The Embrace of the Family of the Church

By Matthew S.C. Olver

An honest look at the Scriptures leads us to a very important conclusion: “the real frontier runs not between earthly life and [death], but between being with Christ, on the one hand, and on the other, being without him or against him.” In the wake of Reformation concerns, All Saints and All Souls came to be conflated in some places. It seems to me, however, that the real loss in this conflation is first not dogmatic, but pastoral. To put it differently, the more fruitful avenue in a context such as this is not to press the difficult (and probably intractable) questions about the precise difference between the state of the soul of the saint and the soul of our departed friend or relative. Rather, it is much more helpful if we ask about the purpose of each commemoration.

The human impetus toward All Souls’ Day is of a different character than that of All Saints’ Day. Yesterday’s festival springs from the natural inclination to celebrate the brilliant flame that is a holy life. All Souls’ Day, on the other hand, comes from a different spring altogether: a place of loss and even grief: a place of tears. In the midst of life we are in death, and no life goes untouched by this most basic fact. A singular consolation can be found in the sharing of the Body and Blood of the One who not only destroyed death but also wept at the grave of his dear friend Lazarus.

The Church is right to give expression in All Souls Day to the sense of loss that each of us have known in the death of someone near to us. While it is not the only reason for the practice, it would be strange to discount that the desire to pray for those whom we love but see no longer is a genuine and holy articulation of this love. For a Christian, concern for another moves very quickly to prayer.

But All Souls’ Day is more than psychological refuge. It is a proclamation that the communion of the whole state of Christ’s Church is consequential and true. How exactly God works out the relatings between our prayers, the will of God, and the lives of human creatures is beyond us. But that should not draw us away from the fact that prayer is more than simply an expression of trust in God, a sort of mental crutch. Just as we are reminded on the feast of St. Michael and All Angels that God has “ordained and constituted the ministries of angels and mortals in a wonderful order,” so too has God ordained and constituted the interplay between his mercy and our prayers in a wonderful order. Remember the promise in Hebrews: apart from us, the departed are not made perfect (Heb 11:39-40). It is not that God needs our prayers to do anything. Rather, God has chosen to allow us to share in the living and in the dying, in the corruption and in the purification of those around us.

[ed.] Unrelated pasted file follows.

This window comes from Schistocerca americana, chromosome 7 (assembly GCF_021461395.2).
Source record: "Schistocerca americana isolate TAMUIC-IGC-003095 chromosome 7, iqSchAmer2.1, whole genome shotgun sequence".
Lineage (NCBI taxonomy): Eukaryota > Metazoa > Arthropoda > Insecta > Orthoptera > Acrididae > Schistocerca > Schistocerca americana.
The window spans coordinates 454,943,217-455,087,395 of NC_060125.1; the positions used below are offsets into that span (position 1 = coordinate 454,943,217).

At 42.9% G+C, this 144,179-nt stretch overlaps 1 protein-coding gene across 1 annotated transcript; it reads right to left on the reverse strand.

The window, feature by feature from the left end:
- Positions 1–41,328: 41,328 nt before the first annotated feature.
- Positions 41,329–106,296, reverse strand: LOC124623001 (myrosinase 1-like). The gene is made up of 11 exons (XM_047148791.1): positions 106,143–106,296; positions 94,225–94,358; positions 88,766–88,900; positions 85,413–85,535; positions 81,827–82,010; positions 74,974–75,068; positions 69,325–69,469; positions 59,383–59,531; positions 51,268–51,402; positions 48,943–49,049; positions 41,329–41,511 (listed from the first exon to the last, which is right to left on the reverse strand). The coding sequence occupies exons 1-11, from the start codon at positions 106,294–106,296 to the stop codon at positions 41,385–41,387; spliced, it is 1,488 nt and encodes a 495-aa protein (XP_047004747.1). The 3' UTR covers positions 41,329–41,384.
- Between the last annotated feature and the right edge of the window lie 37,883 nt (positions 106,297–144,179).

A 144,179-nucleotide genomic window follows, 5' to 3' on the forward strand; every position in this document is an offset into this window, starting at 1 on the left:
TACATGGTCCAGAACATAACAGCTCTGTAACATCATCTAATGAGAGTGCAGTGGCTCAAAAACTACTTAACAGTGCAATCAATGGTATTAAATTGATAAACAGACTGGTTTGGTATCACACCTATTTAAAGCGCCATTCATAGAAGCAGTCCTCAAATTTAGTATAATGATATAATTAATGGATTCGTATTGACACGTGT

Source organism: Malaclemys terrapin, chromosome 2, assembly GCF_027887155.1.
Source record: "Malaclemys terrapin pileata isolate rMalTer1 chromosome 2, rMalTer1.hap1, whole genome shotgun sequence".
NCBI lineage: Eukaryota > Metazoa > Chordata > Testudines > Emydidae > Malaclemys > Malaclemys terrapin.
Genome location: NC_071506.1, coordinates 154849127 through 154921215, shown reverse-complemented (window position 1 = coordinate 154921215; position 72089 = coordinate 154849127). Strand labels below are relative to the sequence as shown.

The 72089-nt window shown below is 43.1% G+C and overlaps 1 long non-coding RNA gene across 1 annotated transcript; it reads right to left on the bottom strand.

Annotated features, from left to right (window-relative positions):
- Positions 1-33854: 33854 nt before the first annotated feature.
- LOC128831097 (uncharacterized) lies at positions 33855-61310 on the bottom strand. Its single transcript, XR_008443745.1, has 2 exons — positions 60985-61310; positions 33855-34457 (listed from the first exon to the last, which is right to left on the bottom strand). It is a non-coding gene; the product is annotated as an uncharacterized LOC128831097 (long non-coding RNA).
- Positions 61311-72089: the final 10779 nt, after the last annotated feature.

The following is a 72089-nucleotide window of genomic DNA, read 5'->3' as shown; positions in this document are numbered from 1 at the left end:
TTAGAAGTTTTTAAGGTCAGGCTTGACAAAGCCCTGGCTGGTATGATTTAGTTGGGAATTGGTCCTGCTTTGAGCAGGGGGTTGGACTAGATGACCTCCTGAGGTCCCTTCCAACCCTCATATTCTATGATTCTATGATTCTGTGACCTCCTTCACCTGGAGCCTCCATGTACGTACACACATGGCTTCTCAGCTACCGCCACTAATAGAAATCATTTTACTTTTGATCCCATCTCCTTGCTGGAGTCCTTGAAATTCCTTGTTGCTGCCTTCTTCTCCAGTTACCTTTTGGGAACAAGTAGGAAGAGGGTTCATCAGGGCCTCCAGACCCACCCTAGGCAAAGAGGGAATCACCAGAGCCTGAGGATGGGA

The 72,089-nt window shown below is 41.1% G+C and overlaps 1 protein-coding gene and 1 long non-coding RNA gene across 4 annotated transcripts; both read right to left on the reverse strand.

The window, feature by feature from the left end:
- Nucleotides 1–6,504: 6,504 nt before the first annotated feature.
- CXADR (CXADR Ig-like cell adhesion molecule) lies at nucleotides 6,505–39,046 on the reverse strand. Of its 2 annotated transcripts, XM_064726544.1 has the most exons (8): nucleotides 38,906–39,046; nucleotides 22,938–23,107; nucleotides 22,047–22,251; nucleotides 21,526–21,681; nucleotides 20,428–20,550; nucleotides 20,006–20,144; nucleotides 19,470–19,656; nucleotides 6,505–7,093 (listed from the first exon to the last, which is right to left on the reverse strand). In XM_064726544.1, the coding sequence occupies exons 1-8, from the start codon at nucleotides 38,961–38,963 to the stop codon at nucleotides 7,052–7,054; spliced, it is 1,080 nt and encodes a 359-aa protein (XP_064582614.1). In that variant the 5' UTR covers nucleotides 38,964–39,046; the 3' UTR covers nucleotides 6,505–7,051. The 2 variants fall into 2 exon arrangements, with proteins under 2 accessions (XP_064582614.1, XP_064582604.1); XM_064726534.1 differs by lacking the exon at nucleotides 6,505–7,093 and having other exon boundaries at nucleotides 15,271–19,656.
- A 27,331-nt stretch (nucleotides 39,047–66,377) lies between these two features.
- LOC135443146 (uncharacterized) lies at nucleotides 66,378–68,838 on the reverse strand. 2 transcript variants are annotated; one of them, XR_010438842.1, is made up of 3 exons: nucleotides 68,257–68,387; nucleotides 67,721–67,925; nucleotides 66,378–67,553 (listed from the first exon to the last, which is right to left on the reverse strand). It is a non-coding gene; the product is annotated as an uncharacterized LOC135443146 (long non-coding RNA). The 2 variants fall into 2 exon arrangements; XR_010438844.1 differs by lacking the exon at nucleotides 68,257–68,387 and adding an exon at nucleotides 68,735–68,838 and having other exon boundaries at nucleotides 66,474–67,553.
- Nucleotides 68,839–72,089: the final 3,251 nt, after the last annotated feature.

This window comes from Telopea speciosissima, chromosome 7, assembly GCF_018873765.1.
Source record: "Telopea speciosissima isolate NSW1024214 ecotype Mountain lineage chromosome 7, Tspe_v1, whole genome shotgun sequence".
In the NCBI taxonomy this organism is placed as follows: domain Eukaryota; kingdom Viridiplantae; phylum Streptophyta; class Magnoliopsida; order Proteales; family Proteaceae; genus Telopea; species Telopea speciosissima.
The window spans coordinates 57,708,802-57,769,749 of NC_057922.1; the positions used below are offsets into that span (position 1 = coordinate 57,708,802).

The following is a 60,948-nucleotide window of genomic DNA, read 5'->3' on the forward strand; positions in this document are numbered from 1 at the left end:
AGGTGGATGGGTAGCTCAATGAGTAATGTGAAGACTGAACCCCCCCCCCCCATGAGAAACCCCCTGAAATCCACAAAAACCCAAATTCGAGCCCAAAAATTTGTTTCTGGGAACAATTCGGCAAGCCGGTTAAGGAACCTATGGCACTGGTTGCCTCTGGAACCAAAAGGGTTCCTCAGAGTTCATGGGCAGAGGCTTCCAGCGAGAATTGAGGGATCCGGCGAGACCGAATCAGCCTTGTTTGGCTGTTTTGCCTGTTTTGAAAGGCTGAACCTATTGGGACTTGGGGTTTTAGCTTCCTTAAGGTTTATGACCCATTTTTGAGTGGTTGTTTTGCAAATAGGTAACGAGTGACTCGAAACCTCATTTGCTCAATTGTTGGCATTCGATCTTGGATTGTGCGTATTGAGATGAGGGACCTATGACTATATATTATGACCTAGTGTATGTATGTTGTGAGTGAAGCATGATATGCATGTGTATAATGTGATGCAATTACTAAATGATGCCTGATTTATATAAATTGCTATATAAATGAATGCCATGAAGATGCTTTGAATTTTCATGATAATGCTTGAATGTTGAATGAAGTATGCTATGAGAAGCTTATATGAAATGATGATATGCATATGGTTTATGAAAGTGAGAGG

In Joseph Ratzinger’s remarkable book on the Last Things, he explains that the word used in the West for the space between death and the general resurrection, namely, purgatory (but let’s not get hung up on this word), does not refer, “as Tertullian thought, [to] some kind of supra-wordly concentration camp where [we are] forced to undergo punishment in a more or less arbitrary fashion. … What actually saves is the full assent of faith. But in most of us, that basic option is buried under a great deal of wood, hay, and straw. Only with difficulty can it peer out from behind the latticework of an egoism we are powerless to pull down with our own hands. [We] are the recipients of divine mercy; yet this does not exonerate us from the need to be transformed.”